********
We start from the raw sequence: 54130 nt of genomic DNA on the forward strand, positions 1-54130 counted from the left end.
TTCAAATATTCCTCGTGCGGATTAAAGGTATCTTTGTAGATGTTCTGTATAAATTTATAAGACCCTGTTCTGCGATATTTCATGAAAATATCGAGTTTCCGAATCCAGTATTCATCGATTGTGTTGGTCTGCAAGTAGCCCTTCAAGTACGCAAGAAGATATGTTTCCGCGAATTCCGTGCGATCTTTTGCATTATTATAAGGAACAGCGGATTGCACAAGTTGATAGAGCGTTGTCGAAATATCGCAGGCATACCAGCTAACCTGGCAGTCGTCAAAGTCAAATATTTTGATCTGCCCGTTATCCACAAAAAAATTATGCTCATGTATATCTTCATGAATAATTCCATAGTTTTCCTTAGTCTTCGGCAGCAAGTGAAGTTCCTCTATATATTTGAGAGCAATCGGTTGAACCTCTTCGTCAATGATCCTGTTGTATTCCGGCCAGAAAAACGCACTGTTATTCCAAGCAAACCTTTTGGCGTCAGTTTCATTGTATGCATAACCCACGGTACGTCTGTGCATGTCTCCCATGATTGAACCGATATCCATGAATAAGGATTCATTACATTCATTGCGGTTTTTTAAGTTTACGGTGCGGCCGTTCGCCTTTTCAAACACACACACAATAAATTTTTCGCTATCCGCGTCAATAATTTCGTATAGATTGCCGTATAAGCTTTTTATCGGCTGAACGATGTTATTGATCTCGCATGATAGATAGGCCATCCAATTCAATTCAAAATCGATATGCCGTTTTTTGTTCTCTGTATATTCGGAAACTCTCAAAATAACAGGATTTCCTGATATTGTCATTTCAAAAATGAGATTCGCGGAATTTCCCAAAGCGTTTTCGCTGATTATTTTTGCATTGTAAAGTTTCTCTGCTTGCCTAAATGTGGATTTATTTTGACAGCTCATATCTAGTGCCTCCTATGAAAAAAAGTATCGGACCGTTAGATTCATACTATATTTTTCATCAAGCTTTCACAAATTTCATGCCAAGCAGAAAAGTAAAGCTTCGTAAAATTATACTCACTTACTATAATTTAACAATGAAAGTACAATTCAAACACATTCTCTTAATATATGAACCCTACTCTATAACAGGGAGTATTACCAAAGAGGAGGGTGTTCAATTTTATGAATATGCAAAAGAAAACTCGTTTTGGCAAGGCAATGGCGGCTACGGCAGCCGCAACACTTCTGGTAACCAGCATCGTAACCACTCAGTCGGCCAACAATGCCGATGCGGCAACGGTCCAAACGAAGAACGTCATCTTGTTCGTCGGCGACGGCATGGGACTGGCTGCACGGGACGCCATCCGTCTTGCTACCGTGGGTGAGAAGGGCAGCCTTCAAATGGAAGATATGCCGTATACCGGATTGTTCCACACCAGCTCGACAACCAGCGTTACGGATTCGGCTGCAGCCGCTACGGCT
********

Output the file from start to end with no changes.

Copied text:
We start from the raw sequence: 54130 nt of genomic DNA on the forward strand, positions 1-54130 counted from the left end.
TTCAAATATTCCTCGTGCGGATTAAAGGTATCTTTGTAGATGTTCTGTATAAATTTATAAGACCCTGTTCTGCGATATTTCATGAAAATATCGAGTTTCCGAATCCAGTATTCATCGATTGTGTTGGTCTGCAAGTAGCCCTTCAAGTACGCAAGAAGATATGTTTCCGCGAATTCCGTGCGATCTTTTGCATTATTATAAGGAACAGCGGATTGCACAAGTTGATAGAGCGTTGTCGAAATATCGCAGGCATACCAGCTAACCTGGCAGTCGTCAAAGTCAAATATTTTGATCTGCCCGTTATCCACAAAAAAATTATGCTCATGTATATCTTCATGAATAATTCCATAGTTTTCCTTAGTCTTCGGCAGCAAGTGAAGTTCCTCTATATATTTGAGAGCAATCGGTTGAACCTCTTCGTCAATGATCCTGTTGTATTCCGGCCAGAAAAACGCACTGTTATTCCAAGCAAACCTTTTGGCGTCAGTTTCATTGTATGCATAACCCACGGTACGTCTGTGCATGTCTCCCATGATTGAACCGATATCCATGAATAAGGATTCATTACATTCATTGCGGTTTTTTAAGTTTACGGTGCGGCCGTTCGCCTTTTCAAACACACACACAATAAATTTTTCGCTATCCGCGTCAATAATTTCGTATAGATTGCCGTATAAGCTTTTTATCGGCTGAACGATGTTATTGATCTCGCATGATAGATAGGCCATCCAATTCAATTCAAAATCGATATGCCGTTTTTTGTTCTCTGTATATTCGGAAACTCTCAAAATAACAGGATTTCCTGATATTGTCATTTCAAAAATGAGATTCGCGGAATTTCCCAAAGCGTTTTCGCTGATTATTTTTGCATTGTAAAGTTTCTCTGCTTGCCTAAATGTGGATTTATTTTGACAGCTCATATCTAGTGCCTCCTATGAAAAAAAGTATCGGACCGTTAGATTCATACTATATTTTTCATCAAGCTTTCACAAATTTCATGCCAAGCAGAAAAGTAAAGCTTCGTAAAATTATACTCACTTACTATAATTTAACAATGAAAGTACAATTCAAACACATTCTCTTAATATATGAACCCTACTCTATAACAGGGAGTATTACCAAAGAGGAGGGTGTTCAATTTTATGAATATGCAAAAGAAAACTCGTTTTGGCAAGGCAATGGCGGCTACGGCAGCCGCAACACTTCTGGTAACCAGCATCGTAACCACTCAGTCGGCCAACAATGCCGATGCGGCAACGGTCCAAACGAAGAACGTCATCTTGTTCGTCGGCGACGGCATGGGACTGGCTGCACGGGACGCCATCCGTCTTGCTACCGTGGGTGAGAAGGGCAGCCTTCAAATGGAAGATATGCCGTATACCGGATTGTTCCACACCAGCTCGACAACCAGCGTTACGGATTCGGCTGCAGCCGCTACGGCT